Recently, we documented the journey photographer Chris Thorogood took with a few good mates from Geelong up to Coolangatta in a pair of Leon Davies’s classic Ford F-trucks. They took in Cooly Rocks On, did a day at the Winternationals, and had a fat time. The consensus? That road trips are awesome.
Leon left the F-trucks in Queensland with mates and then flew home. The plan was to then fly back in July, collect the Fords and then drive down to Gresford, NSW for the 10th-anniversary Mud Run.
And when gasser legend Damien Kemp announced his intention of bringing his Mercury Marauder up from Geelong as well, I caught a serious case of the FOMOs and decided I’d better get my EJ Holden out of cold storage and join in.
The EJ is no stranger to a road trip, but has been fairly quiet since our epic trip to Red CentreNATS in 2015. But the Mud Run had me fired up. We’ve covered the event in the mag before and I’ve got plenty of mates who attend it religiously. It was a long-overdue trip, and the chance to do it with Chris and the crew was too good to pass up.
The EJ didn’t need much in the way of preparation, just a detail to remove the last of the Red CentreNATS grime and a sorely needed tune-up. I even drove it to work for a couple of days prior to m ake sure she was sweet and found myself really enjoying being behind the Moon steering wheel again.
Chris flew into Brisbane on the Wednesday, where he collected Bruce the 1965 F100, then shot up to the Sunshine Coast to do a shoot with the guys at BMV Engineering. On Thursday, Leon, his best gal Leah Blackmore, and Ty Gaylard flew in, grabbed Trucky the ’48 F1, then headed down the coast, checking out the Big Prawn at Ballina before stopping for the night at Nambucca Heads.
At around the time they were checking into their motel, I was weaving through the Melbourne suburbs towards the Monash Freeway in the EJ. The plan was to tootle up to Albury, rest t here for the evening and make my way to Gresford before nightfall on Friday. The EJ was packed with camping gear, a case of Guinness, my toolbox and an iPhone full of tunes and podcasts to keep me company. Bliss!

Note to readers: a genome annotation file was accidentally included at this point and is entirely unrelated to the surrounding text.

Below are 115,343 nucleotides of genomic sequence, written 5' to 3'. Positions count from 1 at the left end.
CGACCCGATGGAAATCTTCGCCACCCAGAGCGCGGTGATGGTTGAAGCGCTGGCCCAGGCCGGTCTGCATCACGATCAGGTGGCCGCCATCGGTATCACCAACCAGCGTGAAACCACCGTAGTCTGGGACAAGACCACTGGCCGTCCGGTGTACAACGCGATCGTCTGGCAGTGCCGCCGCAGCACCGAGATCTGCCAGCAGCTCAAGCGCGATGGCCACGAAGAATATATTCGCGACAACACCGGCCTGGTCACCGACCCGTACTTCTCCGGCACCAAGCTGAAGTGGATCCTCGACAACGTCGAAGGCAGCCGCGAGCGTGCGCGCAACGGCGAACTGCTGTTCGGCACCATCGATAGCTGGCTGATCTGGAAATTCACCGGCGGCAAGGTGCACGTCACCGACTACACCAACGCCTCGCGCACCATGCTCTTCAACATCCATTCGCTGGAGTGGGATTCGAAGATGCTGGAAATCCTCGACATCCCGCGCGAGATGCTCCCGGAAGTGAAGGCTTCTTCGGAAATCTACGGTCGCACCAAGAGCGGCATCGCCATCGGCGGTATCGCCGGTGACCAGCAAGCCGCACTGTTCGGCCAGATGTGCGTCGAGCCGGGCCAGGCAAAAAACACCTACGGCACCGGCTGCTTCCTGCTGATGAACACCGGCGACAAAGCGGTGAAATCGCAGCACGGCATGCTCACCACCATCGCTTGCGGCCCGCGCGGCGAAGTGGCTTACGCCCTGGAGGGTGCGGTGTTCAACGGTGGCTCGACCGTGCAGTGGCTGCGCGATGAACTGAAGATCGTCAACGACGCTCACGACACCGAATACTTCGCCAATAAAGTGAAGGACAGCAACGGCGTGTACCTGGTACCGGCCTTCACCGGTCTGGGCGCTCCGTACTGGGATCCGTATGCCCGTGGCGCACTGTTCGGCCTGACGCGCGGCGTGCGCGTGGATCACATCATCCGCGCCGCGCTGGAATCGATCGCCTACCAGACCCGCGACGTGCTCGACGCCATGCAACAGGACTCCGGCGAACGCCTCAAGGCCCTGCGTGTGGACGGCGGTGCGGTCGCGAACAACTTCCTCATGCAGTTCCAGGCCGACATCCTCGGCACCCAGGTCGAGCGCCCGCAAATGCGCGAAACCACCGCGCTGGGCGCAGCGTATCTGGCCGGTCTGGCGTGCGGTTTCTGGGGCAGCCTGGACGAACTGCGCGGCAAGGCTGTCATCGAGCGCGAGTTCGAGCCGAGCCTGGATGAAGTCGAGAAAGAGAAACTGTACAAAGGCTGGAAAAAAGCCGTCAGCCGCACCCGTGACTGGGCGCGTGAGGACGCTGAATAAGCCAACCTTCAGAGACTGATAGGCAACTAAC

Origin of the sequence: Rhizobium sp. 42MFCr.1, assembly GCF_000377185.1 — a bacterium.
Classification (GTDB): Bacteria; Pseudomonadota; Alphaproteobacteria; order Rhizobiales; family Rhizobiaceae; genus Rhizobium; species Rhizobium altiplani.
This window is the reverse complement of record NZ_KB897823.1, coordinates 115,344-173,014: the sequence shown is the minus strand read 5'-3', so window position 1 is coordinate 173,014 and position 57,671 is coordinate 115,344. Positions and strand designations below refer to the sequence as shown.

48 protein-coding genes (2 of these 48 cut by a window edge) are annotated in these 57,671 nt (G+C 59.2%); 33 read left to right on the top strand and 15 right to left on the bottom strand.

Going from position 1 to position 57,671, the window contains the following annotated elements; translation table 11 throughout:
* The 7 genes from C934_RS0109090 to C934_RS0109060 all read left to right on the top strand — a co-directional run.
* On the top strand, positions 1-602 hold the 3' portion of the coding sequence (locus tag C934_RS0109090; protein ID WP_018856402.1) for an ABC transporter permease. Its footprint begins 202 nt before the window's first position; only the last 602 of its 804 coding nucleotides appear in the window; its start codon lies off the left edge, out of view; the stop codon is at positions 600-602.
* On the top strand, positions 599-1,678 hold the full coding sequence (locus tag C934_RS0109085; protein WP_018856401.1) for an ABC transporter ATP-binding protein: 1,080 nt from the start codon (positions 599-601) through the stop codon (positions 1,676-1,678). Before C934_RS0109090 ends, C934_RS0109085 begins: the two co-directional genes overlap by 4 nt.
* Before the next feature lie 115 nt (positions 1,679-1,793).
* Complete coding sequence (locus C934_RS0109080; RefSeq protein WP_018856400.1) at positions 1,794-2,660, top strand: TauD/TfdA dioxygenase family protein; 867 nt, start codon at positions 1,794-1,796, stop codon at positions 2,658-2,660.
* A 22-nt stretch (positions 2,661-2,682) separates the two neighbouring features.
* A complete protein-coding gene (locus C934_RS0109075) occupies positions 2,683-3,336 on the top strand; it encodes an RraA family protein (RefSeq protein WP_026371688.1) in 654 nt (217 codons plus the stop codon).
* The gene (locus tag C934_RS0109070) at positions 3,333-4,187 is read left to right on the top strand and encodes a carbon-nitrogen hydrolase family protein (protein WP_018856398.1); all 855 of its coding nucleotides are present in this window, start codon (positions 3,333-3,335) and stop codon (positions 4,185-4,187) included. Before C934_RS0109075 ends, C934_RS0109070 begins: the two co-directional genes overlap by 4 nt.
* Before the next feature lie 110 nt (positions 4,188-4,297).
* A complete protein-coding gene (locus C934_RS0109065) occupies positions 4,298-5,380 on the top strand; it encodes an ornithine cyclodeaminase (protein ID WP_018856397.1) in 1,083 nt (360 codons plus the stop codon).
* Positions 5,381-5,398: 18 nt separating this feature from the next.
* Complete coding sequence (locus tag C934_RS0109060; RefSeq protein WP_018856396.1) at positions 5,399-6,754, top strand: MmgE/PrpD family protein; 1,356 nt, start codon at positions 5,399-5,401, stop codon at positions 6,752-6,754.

The downside was it was dark and wet, but that was no big deal. The EJ has been through all kinds of weather before and had always come up trumps.
I pulled onto the Monash and was heading out of Melbourne in the fast lane when the EJ coughed, died and refused to fire. I threaded my way across the lanes of traffic into what I hoped was a breakdown area. As it turned out, the highway has recently been widened, eliminating the breakdown lanes in some areas. Sure enough, I was in an actual lane of traffic, just before an exit… on a blind corner… at night… in the rain. Oh shit! I tried the key again and held my foot to the floor thinking it was probably flooded. No go. I attempted to drive the car forward on the starter motor to get it a little further around the corner, but she wouldn’t play ball.
At this point, I made one of the best decisions I’ve made in my entire life – I got out of the car and headed for the safety of the wall. The headlights, tail-lights and indicators were on, but that wasn’t going to be enough. Some drivers saw the EJ and moved away cleanly; others spotted it at the very last second and swerved sharply out of danger. Keeping to the wall, I jogged away from the car, waving my phone torch frantically to try and slow them down, but to no avail – the car was tagged in the right-hand rear guard and the front left guard was rammed into the wall.
While I still feel sick when I think about it now, in the moment I felt completely calm. I was probably in shock. As luck would have it, Mal Schoch – he of Barra-powered Lincoln fame – pulled up behind me in his Ranger work truck and hit the safety lights. This was seconds after the crash and his actions probably prevented us being hit again. Mal checked on the passengers in the other car – they were fine – and stayed with me as the safety crews arrived to tow both vehicles out of harm’s way.